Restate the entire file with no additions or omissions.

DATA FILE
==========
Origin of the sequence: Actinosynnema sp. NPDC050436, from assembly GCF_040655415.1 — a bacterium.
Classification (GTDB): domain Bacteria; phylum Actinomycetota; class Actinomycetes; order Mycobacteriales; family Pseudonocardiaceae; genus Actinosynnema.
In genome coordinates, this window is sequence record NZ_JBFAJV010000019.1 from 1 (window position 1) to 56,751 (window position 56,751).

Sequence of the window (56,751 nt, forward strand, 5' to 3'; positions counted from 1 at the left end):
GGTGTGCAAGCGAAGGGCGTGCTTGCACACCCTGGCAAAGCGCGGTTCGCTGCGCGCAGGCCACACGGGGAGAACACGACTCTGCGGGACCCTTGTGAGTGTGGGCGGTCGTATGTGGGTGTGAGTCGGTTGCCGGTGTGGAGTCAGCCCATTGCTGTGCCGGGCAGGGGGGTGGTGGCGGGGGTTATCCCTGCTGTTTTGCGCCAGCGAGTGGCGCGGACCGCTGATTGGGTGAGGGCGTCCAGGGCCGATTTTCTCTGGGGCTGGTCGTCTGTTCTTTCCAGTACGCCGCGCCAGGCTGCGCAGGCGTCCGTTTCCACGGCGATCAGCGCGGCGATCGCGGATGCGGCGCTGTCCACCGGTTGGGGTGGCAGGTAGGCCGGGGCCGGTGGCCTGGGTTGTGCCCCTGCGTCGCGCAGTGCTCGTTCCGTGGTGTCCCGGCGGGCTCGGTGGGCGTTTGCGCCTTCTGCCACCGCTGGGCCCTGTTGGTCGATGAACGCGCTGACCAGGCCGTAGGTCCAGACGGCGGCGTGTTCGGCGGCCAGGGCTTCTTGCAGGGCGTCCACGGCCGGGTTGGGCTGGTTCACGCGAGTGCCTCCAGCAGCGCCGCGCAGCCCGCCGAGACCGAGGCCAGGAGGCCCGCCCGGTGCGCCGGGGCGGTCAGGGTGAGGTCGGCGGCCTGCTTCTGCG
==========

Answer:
Origin of the sequence: Actinosynnema sp. NPDC050436, from assembly GCF_040655415.1 — a bacterium.
Classification (GTDB): domain Bacteria; phylum Actinomycetota; class Actinomycetes; order Mycobacteriales; family Pseudonocardiaceae; genus Actinosynnema.
In genome coordinates, this window is sequence record NZ_JBFAJV010000019.1 from 1 (window position 1) to 56,751 (window position 56,751).

Sequence of the window (56,751 nt, forward strand, 5' to 3'; positions counted from 1 at the left end):
GGTGTGCAAGCGAAGGGCGTGCTTGCACACCCTGGCAAAGCGCGGTTCGCTGCGCGCAGGCCACACGGGGAGAACACGACTCTGCGGGACCCTTGTGAGTGTGGGCGGTCGTATGTGGGTGTGAGTCGGTTGCCGGTGTGGAGTCAGCCCATTGCTGTGCCGGGCAGGGGGGTGGTGGCGGGGGTTATCCCTGCTGTTTTGCGCCAGCGAGTGGCGCGGACCGCTGATTGGGTGAGGGCGTCCAGGGCCGATTTTCTCTGGGGCTGGTCGTCTGTTCTTTCCAGTACGCCGCGCCAGGCTGCGCAGGCGTCCGTTTCCACGGCGATCAGCGCGGCGATCGCGGATGCGGCGCTGTCCACCGGTTGGGGTGGCAGGTAGGCCGGGGCCGGTGGCCTGGGTTGTGCCCCTGCGTCGCGCAGTGCTCGTTCCGTGGTGTCCCGGCGGGCTCGGTGGGCGTTTGCGCCTTCTGCCACCGCTGGGCCCTGTTGGTCGATGAACGCGCTGACCAGGCCGTAGGTCCAGACGGCGGCGTGTTCGGCGGCCAGGGCTTCTTGCAGGGCGTCCACGGCCGGGTTGGGCTGGTTCACGCGAGTGCCTCCAGCAGCGCCGCGCAGCCCGCCGAGACCGAGGCCAGGAGGCCCGCCCGGTGCGCCGGGGCGGTCAGGGTGAGGTCGGCGGCCTGCTTCTGCG